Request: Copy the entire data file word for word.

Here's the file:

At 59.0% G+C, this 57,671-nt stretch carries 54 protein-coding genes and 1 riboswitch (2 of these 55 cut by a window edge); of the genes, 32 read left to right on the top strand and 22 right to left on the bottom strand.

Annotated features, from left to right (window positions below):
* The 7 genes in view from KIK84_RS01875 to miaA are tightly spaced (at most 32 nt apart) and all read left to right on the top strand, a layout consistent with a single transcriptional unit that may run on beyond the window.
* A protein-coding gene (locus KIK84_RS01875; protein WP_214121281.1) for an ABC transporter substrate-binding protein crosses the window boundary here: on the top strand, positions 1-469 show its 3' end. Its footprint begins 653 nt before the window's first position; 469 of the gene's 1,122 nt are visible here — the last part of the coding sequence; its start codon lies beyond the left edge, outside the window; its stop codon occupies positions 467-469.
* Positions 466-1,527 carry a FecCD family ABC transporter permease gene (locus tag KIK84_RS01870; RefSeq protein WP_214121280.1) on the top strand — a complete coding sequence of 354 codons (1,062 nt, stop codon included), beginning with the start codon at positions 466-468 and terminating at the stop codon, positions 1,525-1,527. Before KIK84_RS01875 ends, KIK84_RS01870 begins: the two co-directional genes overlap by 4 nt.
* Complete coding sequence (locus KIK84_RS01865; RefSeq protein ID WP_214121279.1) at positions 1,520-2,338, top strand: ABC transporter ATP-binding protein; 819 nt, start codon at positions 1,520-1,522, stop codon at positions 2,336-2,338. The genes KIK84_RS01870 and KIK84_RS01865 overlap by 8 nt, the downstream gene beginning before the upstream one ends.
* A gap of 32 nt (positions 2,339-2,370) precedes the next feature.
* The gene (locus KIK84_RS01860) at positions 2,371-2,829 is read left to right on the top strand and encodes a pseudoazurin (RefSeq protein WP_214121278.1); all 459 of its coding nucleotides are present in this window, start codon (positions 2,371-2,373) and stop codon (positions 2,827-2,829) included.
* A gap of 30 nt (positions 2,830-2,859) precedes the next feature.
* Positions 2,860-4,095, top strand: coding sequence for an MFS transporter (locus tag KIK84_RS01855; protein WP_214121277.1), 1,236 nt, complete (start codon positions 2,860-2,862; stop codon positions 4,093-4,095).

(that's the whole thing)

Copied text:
At 59.0% G+C, this 57,671-nt stretch carries 54 protein-coding genes and 1 riboswitch (2 of these 55 cut by a window edge); of the genes, 32 read left to right on the top strand and 22 right to left on the bottom strand.

Annotated features, from left to right (window positions below):
* The 7 genes in view from KIK84_RS01875 to miaA are tightly spaced (at most 32 nt apart) and all read left to right on the top strand, a layout consistent with a single transcriptional unit that may run on beyond the window.
* A protein-coding gene (locus KIK84_RS01875; protein WP_214121281.1) for an ABC transporter substrate-binding protein crosses the window boundary here: on the top strand, positions 1-469 show its 3' end. Its footprint begins 653 nt before the window's first position; 469 of the gene's 1,122 nt are visible here — the last part of the coding sequence; its start codon lies beyond the left edge, outside the window; its stop codon occupies positions 467-469.
* Positions 466-1,527 carry a FecCD family ABC transporter permease gene (locus tag KIK84_RS01870; RefSeq protein WP_214121280.1) on the top strand — a complete coding sequence of 354 codons (1,062 nt, stop codon included), beginning with the start codon at positions 466-468 and terminating at the stop codon, positions 1,525-1,527. Before KIK84_RS01875 ends, KIK84_RS01870 begins: the two co-directional genes overlap by 4 nt.
* Complete coding sequence (locus KIK84_RS01865; RefSeq protein ID WP_214121279.1) at positions 1,520-2,338, top strand: ABC transporter ATP-binding protein; 819 nt, start codon at positions 1,520-1,522, stop codon at positions 2,336-2,338. The genes KIK84_RS01870 and KIK84_RS01865 overlap by 8 nt, the downstream gene beginning before the upstream one ends.
* A gap of 32 nt (positions 2,339-2,370) precedes the next feature.
* The gene (locus KIK84_RS01860) at positions 2,371-2,829 is read left to right on the top strand and encodes a pseudoazurin (RefSeq protein WP_214121278.1); all 459 of its coding nucleotides are present in this window, start codon (positions 2,371-2,373) and stop codon (positions 2,827-2,829) included.
* A gap of 30 nt (positions 2,830-2,859) precedes the next feature.
* Positions 2,860-4,095, top strand: coding sequence for an MFS transporter (locus tag KIK84_RS01855; protein WP_214121277.1), 1,236 nt, complete (start codon positions 2,860-2,862; stop codon positions 4,093-4,095).